I’m not getting that excited, are you?
Theresa May, when she was Home Secretary, tried to alter the findings of a Home Office report into drugs policy commissioned by the Liberal Democrats when they were in Coalition, because she didn’t like the conclusions.
Interestingly, the share price of GW Pharmaceuticals went down when the Home Secretary hinted it might allow cannabis oil to be prescribed, since this could potentially harm the monopoly the British government has given them to produce cannabis-based medications that are mainly for export to foreign markets.
This might be good news for thousands of patients who need this medication, but not such good news for the May’s bank balance. The Prime Minister’s husband, Philip May, is employed by the financial group Capital International as a relationship manager, which has a 22% shareholding in GW Pharmaceuticals. Could this be why the Maybot is standing in the way of cannabis law reform when even her own Ministers and MPs are calling for a change in the law?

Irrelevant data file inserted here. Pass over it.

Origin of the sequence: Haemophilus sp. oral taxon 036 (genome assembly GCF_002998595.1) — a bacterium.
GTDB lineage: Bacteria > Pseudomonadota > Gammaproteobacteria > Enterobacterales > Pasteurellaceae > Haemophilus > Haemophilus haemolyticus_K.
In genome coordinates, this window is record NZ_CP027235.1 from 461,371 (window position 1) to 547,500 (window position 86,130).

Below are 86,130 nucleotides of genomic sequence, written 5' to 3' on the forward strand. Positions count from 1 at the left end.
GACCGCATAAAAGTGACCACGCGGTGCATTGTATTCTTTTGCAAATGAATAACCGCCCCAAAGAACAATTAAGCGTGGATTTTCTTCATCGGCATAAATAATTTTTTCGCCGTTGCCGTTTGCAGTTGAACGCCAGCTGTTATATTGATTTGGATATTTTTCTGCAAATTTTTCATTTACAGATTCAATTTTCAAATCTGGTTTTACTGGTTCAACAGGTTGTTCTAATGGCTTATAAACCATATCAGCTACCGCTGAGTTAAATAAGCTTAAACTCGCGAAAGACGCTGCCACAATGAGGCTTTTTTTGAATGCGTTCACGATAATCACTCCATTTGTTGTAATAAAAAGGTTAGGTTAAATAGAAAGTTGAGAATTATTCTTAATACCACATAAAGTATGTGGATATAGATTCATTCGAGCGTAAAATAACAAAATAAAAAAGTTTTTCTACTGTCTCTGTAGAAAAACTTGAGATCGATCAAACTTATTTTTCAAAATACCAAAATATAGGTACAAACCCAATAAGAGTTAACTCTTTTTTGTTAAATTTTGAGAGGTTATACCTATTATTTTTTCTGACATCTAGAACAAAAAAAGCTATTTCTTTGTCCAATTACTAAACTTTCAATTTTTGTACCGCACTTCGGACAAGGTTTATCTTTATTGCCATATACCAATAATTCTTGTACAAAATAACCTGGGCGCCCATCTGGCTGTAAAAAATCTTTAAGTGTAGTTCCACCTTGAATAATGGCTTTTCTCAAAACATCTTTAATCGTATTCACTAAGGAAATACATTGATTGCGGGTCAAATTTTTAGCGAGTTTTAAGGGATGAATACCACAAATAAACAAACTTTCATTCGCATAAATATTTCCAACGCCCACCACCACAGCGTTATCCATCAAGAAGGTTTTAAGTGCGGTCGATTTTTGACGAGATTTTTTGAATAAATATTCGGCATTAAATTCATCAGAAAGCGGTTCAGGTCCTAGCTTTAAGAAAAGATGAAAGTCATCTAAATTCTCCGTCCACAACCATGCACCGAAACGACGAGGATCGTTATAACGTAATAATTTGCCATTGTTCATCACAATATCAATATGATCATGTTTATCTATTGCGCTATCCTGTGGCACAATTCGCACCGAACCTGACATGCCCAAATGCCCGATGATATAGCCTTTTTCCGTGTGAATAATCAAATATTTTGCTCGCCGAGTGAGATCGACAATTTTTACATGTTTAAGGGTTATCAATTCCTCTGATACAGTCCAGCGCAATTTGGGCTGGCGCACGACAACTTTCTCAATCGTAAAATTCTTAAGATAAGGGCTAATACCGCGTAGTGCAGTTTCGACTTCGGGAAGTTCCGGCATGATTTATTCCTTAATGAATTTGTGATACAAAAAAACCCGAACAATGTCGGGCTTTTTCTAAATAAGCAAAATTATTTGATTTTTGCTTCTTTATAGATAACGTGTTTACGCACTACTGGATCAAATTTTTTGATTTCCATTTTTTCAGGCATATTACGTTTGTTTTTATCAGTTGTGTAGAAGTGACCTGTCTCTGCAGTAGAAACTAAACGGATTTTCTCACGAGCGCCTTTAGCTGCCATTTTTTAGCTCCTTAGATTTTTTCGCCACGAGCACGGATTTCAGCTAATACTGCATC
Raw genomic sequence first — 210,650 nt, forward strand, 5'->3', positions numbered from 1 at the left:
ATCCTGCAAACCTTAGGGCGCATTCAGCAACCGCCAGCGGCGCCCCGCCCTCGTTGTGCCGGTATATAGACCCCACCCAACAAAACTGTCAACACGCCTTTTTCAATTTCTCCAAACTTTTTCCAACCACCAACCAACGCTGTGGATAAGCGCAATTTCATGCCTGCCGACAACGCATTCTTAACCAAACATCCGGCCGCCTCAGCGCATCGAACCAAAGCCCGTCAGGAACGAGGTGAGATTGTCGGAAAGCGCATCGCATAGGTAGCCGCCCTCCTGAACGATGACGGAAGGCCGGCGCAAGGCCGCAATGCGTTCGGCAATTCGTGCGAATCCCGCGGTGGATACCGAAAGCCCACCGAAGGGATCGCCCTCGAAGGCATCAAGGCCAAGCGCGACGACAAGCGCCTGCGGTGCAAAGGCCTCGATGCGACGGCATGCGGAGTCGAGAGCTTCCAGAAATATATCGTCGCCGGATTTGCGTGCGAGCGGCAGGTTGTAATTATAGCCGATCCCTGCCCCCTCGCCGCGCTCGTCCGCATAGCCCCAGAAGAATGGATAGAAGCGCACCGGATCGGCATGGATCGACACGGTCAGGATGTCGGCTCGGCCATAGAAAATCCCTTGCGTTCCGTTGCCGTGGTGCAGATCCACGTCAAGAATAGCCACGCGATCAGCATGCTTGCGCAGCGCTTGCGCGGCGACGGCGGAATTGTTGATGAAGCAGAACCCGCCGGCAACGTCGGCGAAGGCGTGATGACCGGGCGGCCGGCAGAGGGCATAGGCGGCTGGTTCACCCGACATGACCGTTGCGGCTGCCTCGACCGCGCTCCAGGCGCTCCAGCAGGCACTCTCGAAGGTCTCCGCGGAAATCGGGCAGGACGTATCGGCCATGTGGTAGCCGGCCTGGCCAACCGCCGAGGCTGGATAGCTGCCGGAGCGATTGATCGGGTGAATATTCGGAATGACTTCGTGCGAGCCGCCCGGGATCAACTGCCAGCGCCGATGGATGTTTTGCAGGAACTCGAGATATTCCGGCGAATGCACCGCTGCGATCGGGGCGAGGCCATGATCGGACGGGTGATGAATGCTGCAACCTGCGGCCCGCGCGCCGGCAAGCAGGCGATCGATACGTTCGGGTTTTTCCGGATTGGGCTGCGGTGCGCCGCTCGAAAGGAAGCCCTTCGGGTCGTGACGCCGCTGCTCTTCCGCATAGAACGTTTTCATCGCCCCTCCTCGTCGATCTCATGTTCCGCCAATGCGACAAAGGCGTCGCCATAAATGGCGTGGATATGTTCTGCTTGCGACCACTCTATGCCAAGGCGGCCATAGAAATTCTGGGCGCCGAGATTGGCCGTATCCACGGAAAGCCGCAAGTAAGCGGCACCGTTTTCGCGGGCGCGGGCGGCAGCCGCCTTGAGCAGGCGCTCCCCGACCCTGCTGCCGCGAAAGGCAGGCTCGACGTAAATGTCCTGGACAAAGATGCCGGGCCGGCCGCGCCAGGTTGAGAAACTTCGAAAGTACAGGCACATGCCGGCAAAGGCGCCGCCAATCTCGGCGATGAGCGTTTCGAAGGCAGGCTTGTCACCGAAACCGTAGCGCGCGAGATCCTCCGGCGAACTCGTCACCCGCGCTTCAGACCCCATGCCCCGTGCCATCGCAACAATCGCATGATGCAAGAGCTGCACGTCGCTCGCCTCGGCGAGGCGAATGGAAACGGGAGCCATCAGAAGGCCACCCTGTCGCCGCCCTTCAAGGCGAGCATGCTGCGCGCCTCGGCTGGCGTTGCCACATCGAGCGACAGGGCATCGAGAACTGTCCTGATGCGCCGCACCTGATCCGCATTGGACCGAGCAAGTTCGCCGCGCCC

It is already the official policy of the Liberal Democrats, Plaid Cymru and the Greens to legalise cannabis and Labour are more sympathetic on medicinal cannabis.
Former Labour leader, Ed Miliband, backed the full legalisation of cannabis, saying “Drug legalisation is a no-go area for most frontline politicians but on public health grounds, we should legalise cannabis.”
The former Foreign Secretary and Conservative Leader, William Hague also called for Theresa May to legalise cannabis, the saying policy is ‘inappropriate, ineffective and out of date’.
Mr Hague’s call was soon firmly rejected by Theresa May, as the profits of her husband’s company are far more important to her than trivial matters such as public health grounds.